The Iran Nuclear Deal: Myths and Misconceptions Busted
The author praises the recent nuclear deal with Iran, arguing that many of the objections from critics do not stand up to close scrutiny.
By focusing on Prime Minister Netanyahu’s vehement criticisms of the deal, American politicians have grossly exaggerated Israel’s disapproval for the Iran nuclear deal. The Israeli government is made up of others who realize that although not preferable, the Iran nuclear deal is not enough for the country to sever its relationship with the United States. Various former Israeli security heads voiced their support for the nuclear deal, despite their less than positive views of Iran. The viewpoint supported by many in Israel was articulated perfectly by Major-General Israel Ziv, former head of the Israeli army’s Operations Directorate Branch. He stated that, “this agreement is the best among all other alternatives, and any military strike—as successful as it may be—would not have delayed even 20 percent of what the agreement will delay, not to mention the risk of another flare-up with Hezbollah, which an operation against Iran would have generated. The agreement is an established fact, and it’s not particularly bad as far as Israel is concerned.”
Even amongst Israeli disapproval, the American-Israeli relationship is astonishingly strong, presenting little chance of it crumbling under the pressure of strained relations because of the deal. Both countries are so interdependent in security and foreign policy matters that there is no way the United States could lose its strategic alliance with Israel.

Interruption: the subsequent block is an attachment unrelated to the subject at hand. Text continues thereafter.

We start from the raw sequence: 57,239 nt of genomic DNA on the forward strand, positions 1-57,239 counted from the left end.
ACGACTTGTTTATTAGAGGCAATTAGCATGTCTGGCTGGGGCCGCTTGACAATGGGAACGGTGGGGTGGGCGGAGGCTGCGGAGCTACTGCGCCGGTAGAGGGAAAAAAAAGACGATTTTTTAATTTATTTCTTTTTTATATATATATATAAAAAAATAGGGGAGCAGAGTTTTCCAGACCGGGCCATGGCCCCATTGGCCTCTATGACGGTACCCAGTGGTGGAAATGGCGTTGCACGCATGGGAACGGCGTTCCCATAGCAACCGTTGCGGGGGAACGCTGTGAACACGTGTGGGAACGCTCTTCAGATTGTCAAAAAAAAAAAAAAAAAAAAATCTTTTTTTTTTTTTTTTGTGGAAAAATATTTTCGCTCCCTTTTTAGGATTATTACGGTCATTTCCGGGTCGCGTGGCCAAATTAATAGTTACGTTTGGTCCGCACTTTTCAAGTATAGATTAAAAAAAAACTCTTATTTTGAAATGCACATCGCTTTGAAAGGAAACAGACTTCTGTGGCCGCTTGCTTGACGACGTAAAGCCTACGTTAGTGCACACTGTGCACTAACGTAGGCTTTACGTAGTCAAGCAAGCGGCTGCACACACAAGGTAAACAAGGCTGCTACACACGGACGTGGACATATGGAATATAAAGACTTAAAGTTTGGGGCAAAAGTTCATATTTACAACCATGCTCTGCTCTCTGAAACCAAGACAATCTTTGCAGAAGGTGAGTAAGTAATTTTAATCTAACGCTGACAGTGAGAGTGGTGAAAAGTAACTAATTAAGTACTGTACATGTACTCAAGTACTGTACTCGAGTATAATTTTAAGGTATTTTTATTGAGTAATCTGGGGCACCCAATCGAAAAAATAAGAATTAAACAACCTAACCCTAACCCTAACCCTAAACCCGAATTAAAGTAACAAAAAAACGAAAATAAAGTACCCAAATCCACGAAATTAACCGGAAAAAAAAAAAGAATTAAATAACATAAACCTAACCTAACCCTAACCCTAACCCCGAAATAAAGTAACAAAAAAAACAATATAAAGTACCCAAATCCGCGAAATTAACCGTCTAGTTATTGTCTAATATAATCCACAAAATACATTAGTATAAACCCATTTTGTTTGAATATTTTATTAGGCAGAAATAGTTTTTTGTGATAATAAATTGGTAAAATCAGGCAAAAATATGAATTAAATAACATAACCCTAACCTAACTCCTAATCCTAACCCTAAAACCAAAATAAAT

The misconception that the most recent Iran nuclear deal is an insufficient alternative to the multilateral sanctions to which Iran has been subjected is another common misperception promoted by news organizations and politicians. In order to understand just how effective the nuclear deal will be compared to previous sanctions, it is essential to know the goals of the sanctions and how well those were met. One of the scenarios that the United States and its allied countries had in mind when instituting sanctions against Iran was essentially to bleed the country dry and prevent any further nuclear proliferation by cutting off funds. If sanctions were in place long enough, there would be no choice but for Iranian leaders, seeing the destitute state of their people, to halt their nuclear progress. But even if this scenario did not play out, proponents still thought the sanctions could work. They believed that if the Iranian government did not give in to U.S. demands, the general public would. Driven to horrible poverty by the sanctions, Iranian citizens would revolt against their unyielding government and nuclear proliferation would be halted.
Neither of these situations panned out; Iranian leaders continued with nuclear proliferation, despite the country’s increasing poverty, and the Iranian people saw the United States as the one to blame—not their government. However, sanctions did have success in their primary goal, one separate from these two scenarios: bringing Iran to the negotiating table. But it’s crucial to recognize that if continued, sanctions would augment Iranian nuclear proliferation more than the new nuclear deal ever could by making leaders double down in their efforts to gain a bargaining chip against the United States.